30 Responses to “Breakdowns and breaking points”


  1. 1 Yujuan 17 December 2011 at 14:29

    Wish Singapore commuters would stop for a moment and put on their thinking caps, and stop heaping britbats on CEO Saw and SMRT Board of Directors. The poor Malaysian born CEO may be forced to toe the political line, being forced to receive instructions from the main shareholders, Sovereign Fund Temasek Holdings.
    Looking at the financial accounts of SMRT, this GLC receives 40% of its profits from retail operations, and this proportion is a high fast money spinner for Temasek, thus forcing Saw to concentrate on retail renting, and neglect the technical, expensive and tedious maintenance aspect of the rail system. Being a money spinner, Temasek is applying pressure on Saw to concentrate on the bottom, as this is a source of funds that Temasek could tap to plug the huge losses suffered on overseas botched investments, and this Sovereign Fund has to plug it fast, for face saving.
    And recently with the collapse of the Commodiites, Temasek this time again has suffered huge losses in her central American mine investments.
    So please spare some sympathy for Saw, as her hands are tied, politically, and as long as she is a meek follower,following instructions like a lamb, her job is safe, so to speak, at least for the time being, until Temasek could find another just as meek CEO to take her place.

    • 2 Yapp Jun Sem (@samuelyapp) 19 December 2011 at 02:22

      Which begs the question, why are infrastructures like the MRT that can’t afford to break down catastrophically being privatised?

      Precisely because it is now private, political concerns should appear no more than stakeholders’ concerns. Being the CEO, Saw, more than anyone else should know how to weigh pressure from stakeholders against company interests and still make the correct decisions. In this regard, I think she needs no sympathy. If she really did make decisions to please the shareholders and compromised the safety and functionality of the company assets, then she should own up to her mistakes bravely, and apologize to her employees, as well as to those inconvenienced by the eventuality of her decisions.

    • 3 Hsien Liao La 19 December 2011 at 06:16

      Some sympathy? Not when she pockets almost 2 mil in wages per annum. If she wants the money, take the criticism that comes along with not being able to perform on the job, period.

      You are not reflecting your own views on the matter, but imploring others to do what you believe in, that is to be an apologist for the system. It’s the joke of the day for me.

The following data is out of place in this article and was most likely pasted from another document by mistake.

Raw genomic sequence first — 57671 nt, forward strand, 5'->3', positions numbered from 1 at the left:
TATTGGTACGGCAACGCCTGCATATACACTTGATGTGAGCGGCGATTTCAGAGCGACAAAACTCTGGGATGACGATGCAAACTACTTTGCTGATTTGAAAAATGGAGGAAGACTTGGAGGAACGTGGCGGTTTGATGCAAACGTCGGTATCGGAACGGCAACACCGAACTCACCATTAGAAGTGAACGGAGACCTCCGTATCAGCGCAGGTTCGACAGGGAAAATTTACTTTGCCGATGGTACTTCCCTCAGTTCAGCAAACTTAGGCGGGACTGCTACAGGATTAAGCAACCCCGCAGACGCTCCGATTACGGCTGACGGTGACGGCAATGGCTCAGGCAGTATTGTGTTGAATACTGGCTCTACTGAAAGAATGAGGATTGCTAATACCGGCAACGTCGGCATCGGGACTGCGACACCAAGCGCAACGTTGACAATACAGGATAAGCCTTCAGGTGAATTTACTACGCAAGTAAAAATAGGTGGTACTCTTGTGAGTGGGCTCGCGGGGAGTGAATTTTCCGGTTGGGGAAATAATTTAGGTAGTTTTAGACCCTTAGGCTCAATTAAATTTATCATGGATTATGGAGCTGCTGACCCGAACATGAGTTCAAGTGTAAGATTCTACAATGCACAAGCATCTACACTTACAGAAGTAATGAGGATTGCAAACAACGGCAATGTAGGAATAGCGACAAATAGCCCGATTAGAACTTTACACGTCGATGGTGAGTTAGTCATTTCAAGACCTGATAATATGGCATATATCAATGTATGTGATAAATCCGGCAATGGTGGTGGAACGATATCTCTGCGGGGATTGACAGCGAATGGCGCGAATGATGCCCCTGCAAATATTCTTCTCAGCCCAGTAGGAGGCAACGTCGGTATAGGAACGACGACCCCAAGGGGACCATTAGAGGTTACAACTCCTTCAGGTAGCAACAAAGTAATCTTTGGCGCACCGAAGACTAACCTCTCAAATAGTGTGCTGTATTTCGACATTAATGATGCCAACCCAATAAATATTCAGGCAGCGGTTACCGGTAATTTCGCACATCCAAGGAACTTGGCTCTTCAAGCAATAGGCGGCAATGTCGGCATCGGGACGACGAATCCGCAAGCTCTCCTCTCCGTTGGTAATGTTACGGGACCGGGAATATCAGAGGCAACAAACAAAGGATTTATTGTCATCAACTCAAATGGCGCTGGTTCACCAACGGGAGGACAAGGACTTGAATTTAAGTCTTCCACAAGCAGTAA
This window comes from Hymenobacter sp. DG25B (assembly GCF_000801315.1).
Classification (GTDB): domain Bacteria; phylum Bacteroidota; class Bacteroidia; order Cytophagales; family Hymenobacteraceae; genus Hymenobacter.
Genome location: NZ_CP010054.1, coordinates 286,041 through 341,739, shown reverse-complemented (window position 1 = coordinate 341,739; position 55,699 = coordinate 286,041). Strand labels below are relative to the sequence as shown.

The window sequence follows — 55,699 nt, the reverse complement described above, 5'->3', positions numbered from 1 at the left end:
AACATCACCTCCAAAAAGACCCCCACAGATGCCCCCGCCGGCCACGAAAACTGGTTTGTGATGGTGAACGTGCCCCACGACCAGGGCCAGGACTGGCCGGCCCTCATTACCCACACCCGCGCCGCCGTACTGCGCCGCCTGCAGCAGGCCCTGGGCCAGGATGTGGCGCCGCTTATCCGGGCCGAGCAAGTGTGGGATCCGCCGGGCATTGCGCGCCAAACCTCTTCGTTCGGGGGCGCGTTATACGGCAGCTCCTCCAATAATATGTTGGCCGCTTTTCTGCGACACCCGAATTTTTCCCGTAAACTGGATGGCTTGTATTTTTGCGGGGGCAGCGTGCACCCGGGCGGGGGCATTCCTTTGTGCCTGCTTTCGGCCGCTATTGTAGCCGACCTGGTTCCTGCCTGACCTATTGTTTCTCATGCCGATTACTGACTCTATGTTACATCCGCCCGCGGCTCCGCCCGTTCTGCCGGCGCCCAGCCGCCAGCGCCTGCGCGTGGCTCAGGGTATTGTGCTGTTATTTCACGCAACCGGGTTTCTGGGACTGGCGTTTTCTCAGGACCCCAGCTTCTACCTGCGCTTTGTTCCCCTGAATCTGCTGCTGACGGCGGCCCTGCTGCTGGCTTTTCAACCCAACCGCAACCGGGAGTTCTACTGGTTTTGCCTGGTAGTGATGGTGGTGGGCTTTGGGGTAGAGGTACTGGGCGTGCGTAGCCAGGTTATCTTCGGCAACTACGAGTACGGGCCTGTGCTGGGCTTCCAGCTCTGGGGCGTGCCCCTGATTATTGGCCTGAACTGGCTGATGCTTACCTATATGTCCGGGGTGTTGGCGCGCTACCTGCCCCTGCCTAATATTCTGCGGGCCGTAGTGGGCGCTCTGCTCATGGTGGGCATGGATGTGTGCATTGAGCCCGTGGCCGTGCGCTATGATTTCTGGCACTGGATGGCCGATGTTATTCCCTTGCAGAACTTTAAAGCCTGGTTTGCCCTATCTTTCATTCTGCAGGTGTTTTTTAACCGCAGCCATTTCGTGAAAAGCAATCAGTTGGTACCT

• 4 Gazebo 19 December 2011 at 19:49

        I think you are missing the point. Yujuan’s point is that we are unfairly absolving Singapore Inc (and by proxy the PAP) of blame. SMRT and Saw’s KPIs after privatization, have one goal only — maximization of shareholder value. Singapore Inc’s blatant abuse of free market economics led to this fiasco.

        In summary, judge Saw and SMRT’s performances based on their KPIs. If they failed them, then exact whatever measures the shareholders demand. But please do not judge them against some “social good” metric. That is not their responsibility, but our political masters’.

      • 5 Poker Player 20 December 2011 at 09:42

        “SMRT and Saw’s KPIs after privatization, have one goal only — maximization of shareholder value. ”

        The CEO of a private tinned sardine enterprise is responsible for making sure that his products are fit for human consumption. Maximization of shareholder value is not the only goal.

  2. 6 cy 17 December 2011 at 16:44

    this smrt train officer speaks of his job:”When I report for work, I just clock in with my staff pass without knowing who are my duty supervisors. Sometimes I do not even meet top management for years! I cannot even recall when was the last time I met my Manager Train Ops or Director Train Ops in OCC at City Hall.”
    From http://gintai.wordpress.com/2011/12/16/smrt-train-officer/

    This lack of interaction with the top management/ middle employees supports the argument of poor information sharing. It seems like daily operation is run on autopilot, thus if something unexpected happens which SOP cannot handle well, the officers on the ground won’t dare to take initiative for fear of being blamed (eg. the train officer will not open the door despite passengers complaining of poor ventilation and this is supported by top management in press briefing) and thus risk punishment.